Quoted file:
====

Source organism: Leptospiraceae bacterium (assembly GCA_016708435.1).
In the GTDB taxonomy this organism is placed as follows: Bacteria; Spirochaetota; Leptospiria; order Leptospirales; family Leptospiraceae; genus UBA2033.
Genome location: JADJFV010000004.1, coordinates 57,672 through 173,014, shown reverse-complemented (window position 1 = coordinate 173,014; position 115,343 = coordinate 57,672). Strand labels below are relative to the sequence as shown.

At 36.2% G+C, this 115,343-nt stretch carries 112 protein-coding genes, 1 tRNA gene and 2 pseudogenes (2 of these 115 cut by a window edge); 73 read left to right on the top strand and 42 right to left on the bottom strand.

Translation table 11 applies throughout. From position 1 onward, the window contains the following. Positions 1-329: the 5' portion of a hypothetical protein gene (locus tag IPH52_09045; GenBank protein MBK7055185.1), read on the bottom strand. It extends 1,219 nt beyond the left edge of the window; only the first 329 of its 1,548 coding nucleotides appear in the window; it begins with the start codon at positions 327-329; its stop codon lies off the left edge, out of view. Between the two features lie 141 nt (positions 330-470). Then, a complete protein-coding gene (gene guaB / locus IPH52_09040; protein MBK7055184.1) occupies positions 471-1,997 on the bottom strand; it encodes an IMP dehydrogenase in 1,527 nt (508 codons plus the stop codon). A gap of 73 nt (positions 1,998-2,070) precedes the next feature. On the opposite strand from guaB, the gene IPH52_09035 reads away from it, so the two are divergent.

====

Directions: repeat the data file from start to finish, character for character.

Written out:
Source organism: Leptospiraceae bacterium (assembly GCA_016708435.1).
In the GTDB taxonomy this organism is placed as follows: Bacteria; Spirochaetota; Leptospiria; order Leptospirales; family Leptospiraceae; genus UBA2033.
Genome location: JADJFV010000004.1, coordinates 57,672 through 173,014, shown reverse-complemented (window position 1 = coordinate 173,014; position 115,343 = coordinate 57,672). Strand labels below are relative to the sequence as shown.

At 36.2% G+C, this 115,343-nt stretch carries 112 protein-coding genes, 1 tRNA gene and 2 pseudogenes (2 of these 115 cut by a window edge); 73 read left to right on the top strand and 42 right to left on the bottom strand.

Translation table 11 applies throughout. From position 1 onward, the window contains the following. Positions 1-329: the 5' portion of a hypothetical protein gene (locus tag IPH52_09045; GenBank protein MBK7055185.1), read on the bottom strand. It extends 1,219 nt beyond the left edge of the window; only the first 329 of its 1,548 coding nucleotides appear in the window; it begins with the start codon at positions 327-329; its stop codon lies off the left edge, out of view. Between the two features lie 141 nt (positions 330-470). Then, a complete protein-coding gene (gene guaB / locus IPH52_09040; protein MBK7055184.1) occupies positions 471-1,997 on the bottom strand; it encodes an IMP dehydrogenase in 1,527 nt (508 codons plus the stop codon). A gap of 73 nt (positions 1,998-2,070) precedes the next feature. On the opposite strand from guaB, the gene IPH52_09035 reads away from it, so the two are divergent.